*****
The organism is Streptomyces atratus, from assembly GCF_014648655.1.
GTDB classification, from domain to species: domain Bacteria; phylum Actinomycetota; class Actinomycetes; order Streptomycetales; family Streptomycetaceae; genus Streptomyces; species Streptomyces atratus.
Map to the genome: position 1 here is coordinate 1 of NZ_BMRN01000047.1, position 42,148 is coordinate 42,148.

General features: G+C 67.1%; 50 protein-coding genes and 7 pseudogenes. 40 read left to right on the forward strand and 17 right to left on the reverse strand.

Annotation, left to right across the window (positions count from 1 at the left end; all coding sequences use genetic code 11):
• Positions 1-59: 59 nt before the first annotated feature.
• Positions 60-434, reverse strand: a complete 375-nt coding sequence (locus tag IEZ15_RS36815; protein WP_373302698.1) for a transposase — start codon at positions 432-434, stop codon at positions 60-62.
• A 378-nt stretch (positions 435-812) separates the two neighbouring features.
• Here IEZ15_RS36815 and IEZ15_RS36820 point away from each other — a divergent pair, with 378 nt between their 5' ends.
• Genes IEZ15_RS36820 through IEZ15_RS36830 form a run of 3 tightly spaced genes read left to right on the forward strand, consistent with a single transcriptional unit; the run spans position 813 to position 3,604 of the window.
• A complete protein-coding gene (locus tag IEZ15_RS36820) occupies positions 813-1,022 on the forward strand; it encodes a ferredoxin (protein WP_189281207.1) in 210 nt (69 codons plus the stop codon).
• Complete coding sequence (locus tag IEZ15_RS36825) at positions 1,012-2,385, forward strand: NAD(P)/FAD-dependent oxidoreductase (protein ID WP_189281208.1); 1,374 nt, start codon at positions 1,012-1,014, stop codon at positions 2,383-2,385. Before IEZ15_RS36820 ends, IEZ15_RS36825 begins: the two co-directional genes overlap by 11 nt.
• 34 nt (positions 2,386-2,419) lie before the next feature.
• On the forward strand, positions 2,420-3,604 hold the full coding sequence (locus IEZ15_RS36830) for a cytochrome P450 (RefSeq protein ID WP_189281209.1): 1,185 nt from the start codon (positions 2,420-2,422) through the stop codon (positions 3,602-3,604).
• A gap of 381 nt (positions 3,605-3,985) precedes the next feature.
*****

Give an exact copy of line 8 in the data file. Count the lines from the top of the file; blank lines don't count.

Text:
• A 378-nt stretch (positions 435-812) separates the two neighbouring features.